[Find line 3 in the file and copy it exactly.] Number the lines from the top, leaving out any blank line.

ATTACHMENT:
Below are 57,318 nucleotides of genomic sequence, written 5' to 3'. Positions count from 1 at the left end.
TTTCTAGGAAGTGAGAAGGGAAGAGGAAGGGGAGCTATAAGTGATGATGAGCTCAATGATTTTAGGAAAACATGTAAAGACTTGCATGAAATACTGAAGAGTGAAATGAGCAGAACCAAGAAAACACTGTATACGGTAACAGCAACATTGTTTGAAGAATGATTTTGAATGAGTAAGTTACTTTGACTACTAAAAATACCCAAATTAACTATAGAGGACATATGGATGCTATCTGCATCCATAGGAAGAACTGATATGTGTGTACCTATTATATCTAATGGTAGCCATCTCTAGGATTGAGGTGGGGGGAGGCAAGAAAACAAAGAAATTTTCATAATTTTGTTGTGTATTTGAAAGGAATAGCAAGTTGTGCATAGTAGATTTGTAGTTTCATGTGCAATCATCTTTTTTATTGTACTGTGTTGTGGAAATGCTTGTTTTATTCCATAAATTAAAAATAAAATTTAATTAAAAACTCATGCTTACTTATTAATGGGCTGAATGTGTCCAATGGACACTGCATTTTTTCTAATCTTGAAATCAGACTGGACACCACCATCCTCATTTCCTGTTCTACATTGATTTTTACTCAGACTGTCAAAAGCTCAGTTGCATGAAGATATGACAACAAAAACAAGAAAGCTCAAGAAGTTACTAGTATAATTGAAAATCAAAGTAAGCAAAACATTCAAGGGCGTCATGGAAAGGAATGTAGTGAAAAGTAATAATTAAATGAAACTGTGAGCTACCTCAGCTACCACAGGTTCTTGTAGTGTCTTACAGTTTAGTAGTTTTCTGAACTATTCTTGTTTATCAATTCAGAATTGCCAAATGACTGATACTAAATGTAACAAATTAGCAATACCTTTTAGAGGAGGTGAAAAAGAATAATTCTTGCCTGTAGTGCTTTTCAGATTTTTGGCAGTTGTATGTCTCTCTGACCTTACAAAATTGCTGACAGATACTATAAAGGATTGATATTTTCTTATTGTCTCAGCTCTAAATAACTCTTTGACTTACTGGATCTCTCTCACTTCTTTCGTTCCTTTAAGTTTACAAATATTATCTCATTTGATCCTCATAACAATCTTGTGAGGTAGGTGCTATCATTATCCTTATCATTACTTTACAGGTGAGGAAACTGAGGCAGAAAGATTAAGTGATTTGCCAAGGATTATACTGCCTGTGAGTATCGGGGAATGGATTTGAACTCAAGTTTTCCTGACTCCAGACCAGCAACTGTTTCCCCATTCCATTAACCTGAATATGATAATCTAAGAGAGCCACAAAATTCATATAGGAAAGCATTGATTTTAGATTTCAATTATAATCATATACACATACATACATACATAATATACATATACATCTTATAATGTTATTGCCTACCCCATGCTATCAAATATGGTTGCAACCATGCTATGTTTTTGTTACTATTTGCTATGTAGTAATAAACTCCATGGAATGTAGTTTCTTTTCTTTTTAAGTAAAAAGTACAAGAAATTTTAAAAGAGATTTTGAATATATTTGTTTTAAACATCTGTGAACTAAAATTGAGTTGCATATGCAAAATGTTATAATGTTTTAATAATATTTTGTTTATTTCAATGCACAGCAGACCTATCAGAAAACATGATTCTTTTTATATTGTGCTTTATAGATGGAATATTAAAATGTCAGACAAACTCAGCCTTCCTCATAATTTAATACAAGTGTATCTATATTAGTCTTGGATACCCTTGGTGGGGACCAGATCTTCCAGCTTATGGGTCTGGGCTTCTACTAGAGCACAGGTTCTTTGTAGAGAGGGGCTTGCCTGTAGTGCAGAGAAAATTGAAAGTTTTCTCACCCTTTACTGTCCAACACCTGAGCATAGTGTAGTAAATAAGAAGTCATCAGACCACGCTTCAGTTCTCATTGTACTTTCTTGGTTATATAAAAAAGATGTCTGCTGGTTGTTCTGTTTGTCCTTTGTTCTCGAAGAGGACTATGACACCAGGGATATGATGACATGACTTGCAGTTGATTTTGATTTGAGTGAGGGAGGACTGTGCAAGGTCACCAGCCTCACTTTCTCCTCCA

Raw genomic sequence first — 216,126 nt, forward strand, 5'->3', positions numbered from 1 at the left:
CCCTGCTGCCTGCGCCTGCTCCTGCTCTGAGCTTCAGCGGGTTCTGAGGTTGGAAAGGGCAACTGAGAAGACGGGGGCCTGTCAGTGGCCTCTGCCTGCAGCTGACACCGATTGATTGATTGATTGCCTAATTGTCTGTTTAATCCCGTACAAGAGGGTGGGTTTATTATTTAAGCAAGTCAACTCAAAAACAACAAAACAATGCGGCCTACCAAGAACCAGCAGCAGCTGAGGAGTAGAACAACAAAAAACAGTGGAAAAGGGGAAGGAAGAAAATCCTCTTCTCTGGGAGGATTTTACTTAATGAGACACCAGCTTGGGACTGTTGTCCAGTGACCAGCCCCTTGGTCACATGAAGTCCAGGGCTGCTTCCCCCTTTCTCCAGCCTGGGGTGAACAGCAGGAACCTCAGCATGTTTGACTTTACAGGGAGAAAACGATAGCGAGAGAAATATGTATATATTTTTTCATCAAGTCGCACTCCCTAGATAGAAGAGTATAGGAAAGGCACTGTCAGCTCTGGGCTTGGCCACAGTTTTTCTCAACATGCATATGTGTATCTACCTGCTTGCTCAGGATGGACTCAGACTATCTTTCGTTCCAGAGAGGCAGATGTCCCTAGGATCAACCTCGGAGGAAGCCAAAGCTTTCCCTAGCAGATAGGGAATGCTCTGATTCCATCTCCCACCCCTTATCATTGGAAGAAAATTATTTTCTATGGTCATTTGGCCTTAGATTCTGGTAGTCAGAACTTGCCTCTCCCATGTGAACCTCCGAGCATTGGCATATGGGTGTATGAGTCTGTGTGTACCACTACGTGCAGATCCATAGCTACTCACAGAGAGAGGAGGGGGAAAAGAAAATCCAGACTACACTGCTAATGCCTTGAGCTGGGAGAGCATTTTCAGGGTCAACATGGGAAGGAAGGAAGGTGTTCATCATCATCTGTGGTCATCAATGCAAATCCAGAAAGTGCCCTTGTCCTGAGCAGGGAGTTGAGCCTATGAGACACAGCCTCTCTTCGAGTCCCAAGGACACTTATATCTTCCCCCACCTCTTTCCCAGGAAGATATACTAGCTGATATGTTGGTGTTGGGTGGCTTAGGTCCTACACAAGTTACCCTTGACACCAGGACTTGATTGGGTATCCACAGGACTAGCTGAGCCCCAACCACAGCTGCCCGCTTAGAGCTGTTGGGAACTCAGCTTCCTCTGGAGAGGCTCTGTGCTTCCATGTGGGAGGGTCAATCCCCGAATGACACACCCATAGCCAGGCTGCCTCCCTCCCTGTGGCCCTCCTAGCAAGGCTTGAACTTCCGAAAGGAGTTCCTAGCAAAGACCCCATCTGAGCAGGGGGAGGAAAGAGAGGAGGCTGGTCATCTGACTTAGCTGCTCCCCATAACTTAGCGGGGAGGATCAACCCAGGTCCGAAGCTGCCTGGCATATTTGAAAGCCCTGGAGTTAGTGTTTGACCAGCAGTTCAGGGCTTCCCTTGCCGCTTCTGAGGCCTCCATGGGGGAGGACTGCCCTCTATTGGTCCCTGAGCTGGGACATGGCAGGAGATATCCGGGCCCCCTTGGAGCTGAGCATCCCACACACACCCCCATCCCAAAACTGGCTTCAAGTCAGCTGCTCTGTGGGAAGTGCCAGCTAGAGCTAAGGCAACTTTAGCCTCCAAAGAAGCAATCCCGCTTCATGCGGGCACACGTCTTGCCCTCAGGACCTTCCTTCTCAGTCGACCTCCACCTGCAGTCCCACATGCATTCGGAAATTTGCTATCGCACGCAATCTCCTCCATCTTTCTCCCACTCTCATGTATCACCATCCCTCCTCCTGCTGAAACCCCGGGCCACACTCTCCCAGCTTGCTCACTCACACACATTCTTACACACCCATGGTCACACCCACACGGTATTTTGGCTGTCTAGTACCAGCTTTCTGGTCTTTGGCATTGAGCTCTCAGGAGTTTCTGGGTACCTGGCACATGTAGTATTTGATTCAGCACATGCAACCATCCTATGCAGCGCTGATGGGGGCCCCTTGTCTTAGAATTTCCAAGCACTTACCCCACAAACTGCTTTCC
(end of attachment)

Raw genomic sequence first — 216,126 nt, forward strand, 5'->3', positions numbered from 1 at the left: